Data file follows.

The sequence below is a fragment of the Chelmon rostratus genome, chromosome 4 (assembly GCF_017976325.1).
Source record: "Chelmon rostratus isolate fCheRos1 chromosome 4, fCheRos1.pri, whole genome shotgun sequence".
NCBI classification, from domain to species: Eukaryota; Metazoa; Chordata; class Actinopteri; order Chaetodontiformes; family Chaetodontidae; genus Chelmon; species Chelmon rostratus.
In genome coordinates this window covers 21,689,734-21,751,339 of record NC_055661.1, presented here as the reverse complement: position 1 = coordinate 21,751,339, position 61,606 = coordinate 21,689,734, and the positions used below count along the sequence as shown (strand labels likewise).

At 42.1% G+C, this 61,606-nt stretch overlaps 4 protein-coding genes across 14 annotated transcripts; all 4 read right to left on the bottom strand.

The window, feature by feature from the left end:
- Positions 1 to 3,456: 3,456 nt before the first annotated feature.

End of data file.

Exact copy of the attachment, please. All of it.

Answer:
The sequence below is a fragment of the Chelmon rostratus genome, chromosome 4 (assembly GCF_017976325.1).
Source record: "Chelmon rostratus isolate fCheRos1 chromosome 4, fCheRos1.pri, whole genome shotgun sequence".
NCBI classification, from domain to species: Eukaryota; Metazoa; Chordata; class Actinopteri; order Chaetodontiformes; family Chaetodontidae; genus Chelmon; species Chelmon rostratus.
In genome coordinates this window covers 21,689,734-21,751,339 of record NC_055661.1, presented here as the reverse complement: position 1 = coordinate 21,751,339, position 61,606 = coordinate 21,689,734, and the positions used below count along the sequence as shown (strand labels likewise).

At 42.1% G+C, this 61,606-nt stretch overlaps 4 protein-coding genes across 14 annotated transcripts; all 4 read right to left on the bottom strand.

The window, feature by feature from the left end:
- Positions 1 to 3,456: 3,456 nt before the first annotated feature.